Immunofluorescence staining. Cells were seeded in four-well chamber slides (1 × 105 per chamber) and cultured overnight. Anti-CEA primary antibody cT84.66 (1:1,000) was added for 60 min at room temperature. Antibody was aspirated, and cells were fixed (37% formaldehyde diluted 1:10 with PBS) for 20 min. After aspirating, cells were washed thrice with washing buffer [1 mmol/L CaCl2, 140 mmol/L NaCl, 3 mmol/L KCl, and 25 mmol/L Tris-Cl (pH 7.4)] for 10 min. Cells were incubated for 20 min with blocking buffer [3% dry milk, 0.1% Triton X-100, 1 mmol/L CaCl2, and 50 mmol/L Tris-Cl (pH 7.5)]. After aspirating, cells were incubated with FITC-conjugated goat anti-human IgG secondary antibody (1:500 dilution in blocking buffer; Jackson ImmunoResearch) for 30 min in the dark. After incubation, cells were washed thrice for 10 min with washing buffer. Fluorescence was observed with a Zeiss AIOSKOP fluorescence microscope.

Adenovirus untargeting and retargeting on cultured cell lines. sCAR-MFE was constructed and produced as described by Everts et al. (19). Ad.CMVfLuc or Ad.CMVgfp (3 × 108 vp) were mixed with sCAR-MFE (1.3 mg/mL) in concentrations ranging from 0 to 500 ng in 0.5 μL and incubated for 60 min at room temperature. The sCAR-MFE:Ad complexes were diluted to 150 μL with medium containing 2% FBS and then added to cell monolayers in 24-well plates (2 × 105 per well). Virus-treated cells were incubated at 37°C for 90 min. Medium was aspirated, and cells were washed with PBS. After a 40-h incubation at 37°C in medium containing 10% FBS, cells were lysed, and luciferase activity was measured. Ad.CMVgfp-infected cells were observed using fluorescence microscopy. For competition experiments, recombinant CEA (rCEA) protein (Protein Sciences Corp.) and albumin (Sigma) were added to the cultures immediately before addition of [Ad.CMVfLuc][sCAR-MFE].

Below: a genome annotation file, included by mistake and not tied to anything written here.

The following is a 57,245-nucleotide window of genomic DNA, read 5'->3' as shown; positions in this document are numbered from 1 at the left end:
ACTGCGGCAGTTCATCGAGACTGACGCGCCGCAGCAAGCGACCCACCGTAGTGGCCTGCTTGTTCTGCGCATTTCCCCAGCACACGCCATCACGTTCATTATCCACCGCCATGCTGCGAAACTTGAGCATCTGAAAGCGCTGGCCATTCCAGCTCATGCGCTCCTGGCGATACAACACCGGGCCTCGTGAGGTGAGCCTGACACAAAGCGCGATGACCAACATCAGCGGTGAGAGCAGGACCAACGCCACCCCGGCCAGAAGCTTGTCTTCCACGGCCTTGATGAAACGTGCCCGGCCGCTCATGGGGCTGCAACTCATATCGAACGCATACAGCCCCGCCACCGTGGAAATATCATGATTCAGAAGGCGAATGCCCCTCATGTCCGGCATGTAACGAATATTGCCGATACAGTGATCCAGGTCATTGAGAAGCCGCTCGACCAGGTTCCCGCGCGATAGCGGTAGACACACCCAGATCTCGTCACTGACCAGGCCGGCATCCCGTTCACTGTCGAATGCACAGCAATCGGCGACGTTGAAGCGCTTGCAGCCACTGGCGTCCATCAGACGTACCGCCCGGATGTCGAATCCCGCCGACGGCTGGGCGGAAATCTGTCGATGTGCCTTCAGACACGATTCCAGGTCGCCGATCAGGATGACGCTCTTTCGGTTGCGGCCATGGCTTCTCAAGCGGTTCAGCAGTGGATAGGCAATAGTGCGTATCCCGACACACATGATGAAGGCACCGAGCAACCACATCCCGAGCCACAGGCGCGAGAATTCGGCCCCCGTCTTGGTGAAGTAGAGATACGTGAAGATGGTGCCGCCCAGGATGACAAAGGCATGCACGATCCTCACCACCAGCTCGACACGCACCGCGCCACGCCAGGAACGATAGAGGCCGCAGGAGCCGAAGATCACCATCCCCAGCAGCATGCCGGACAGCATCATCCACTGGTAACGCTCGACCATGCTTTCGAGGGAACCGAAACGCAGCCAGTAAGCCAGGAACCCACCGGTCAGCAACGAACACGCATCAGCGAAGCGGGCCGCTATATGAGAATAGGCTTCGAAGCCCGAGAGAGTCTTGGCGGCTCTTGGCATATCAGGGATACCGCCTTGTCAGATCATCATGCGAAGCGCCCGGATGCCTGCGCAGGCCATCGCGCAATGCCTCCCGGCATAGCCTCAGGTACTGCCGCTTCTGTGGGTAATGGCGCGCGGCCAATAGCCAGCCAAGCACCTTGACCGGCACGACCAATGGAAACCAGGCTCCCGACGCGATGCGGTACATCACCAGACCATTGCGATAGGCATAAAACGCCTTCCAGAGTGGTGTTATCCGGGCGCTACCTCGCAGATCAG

Adenovirus untargeting and retargeting on mixed cell cultures. Ad.CMVfLuc (1.2 × 109 vp) was mixed with sCAR-MFE (500 ng) or PBS (control) and incubated for 60 min at room temperature. To mimic hepatic tumor metastasis, plates containing LS174T(RFP) cell colonies were seeded with mouse hepatocyte–derived AML12 cells in six-well plates. Mixtures containing Ad.CMVfLuc and [Ad.CMVfLuc][sCAR-MFE] were diluted to 600 μL with medium supplemented with 2% FBS and added to the mixed cell cultures. After incubation at 37°C for 90 min, virus-containing media were aspirated, and the cells were washed with PBS. After a 40-h incubation in medium, fLuc-mediated bioluminescence and RFP fluorescence were observed with an IVIS Optical Imaging System (Xenogen). Before imaging, culture medium was replaced with PBS. Cells were first scanned for 10 s to obtain an RFP fluorescence image. d-Luciferin (150 μg/mL; Xenogen) was then added to the wells, and repeated 1-min bioluminescence scans were acquired until maximum photon accumulation in a 1-min period was obtained.

Systemic adenovirus administration to measure hepatic untargeting. For in vivo transductional hepatic untargeting studies, 5 × 108 pfu per mouse Ad.CMVfLuc or [Ad.CMVfLuc][sCAR-MFE] were administered by tail vein injection. Before the injection, viruses were incubated for 1 h either with sCAR-MFE or with PBS. Injection volumes were 100 μL in all cases. On the 3rd day after virus administration, the mice were injected i.p. with d-luciferin (250 μL; ∼125 mg/kg body weight) and scanned to image adenovirus-directed fLuc activity. Immediately after imaging, mice were sacrificed, and the livers were removed and imaged for fLuc (adenovirus dependent) bioluminescence. After optical imaging, liver extracts were prepared and assayed for fLuc activity.

Adenovirus untargeting and retargeting following i.t. injection in s.c. tumor grafts. MC38 and MC38-cea-2 s.c. tumors were prepared in nude mice (nu/nu; Charles River Laboratories) by mixing 2 × 106 cells in 50 μL of PBS with Matrigel (50 μL; BD Biosciences) and injecting the mixtures s.c. into the flanks. Each mouse received MC38 cells on one flank and MC38cea-2 cells on the opposite flank. When tumors reached ∼0.5 cm in diameter (in 11–14 days), Ad.CMVfLuc (1 × 108 pfu; about 5 × 109 vp) or [Ad.CMVfluc][sCAR-MFE] (3 μg) in 20 μL was injected into the centers of tumors. Three days after i.t. virus injection, the mice were anesthetized with ketamine/xylazine (80/4 mg/kg; Phoenix Pharmaceutical), injected i.p. with d-luciferin (250 μL; ∼125 mg/kg body weight), and imaged with the Xenogen Optical Imaging System. Sequential 1-min scans were collected until maximum photon accumulation in a 1-min period was obtained. After optical imaging, mice were sacrificed. Luciferase activity in tumor extracts was measured, and protein concentrations were determined with the Bio-Rad Protein Assay (Bio-Rad).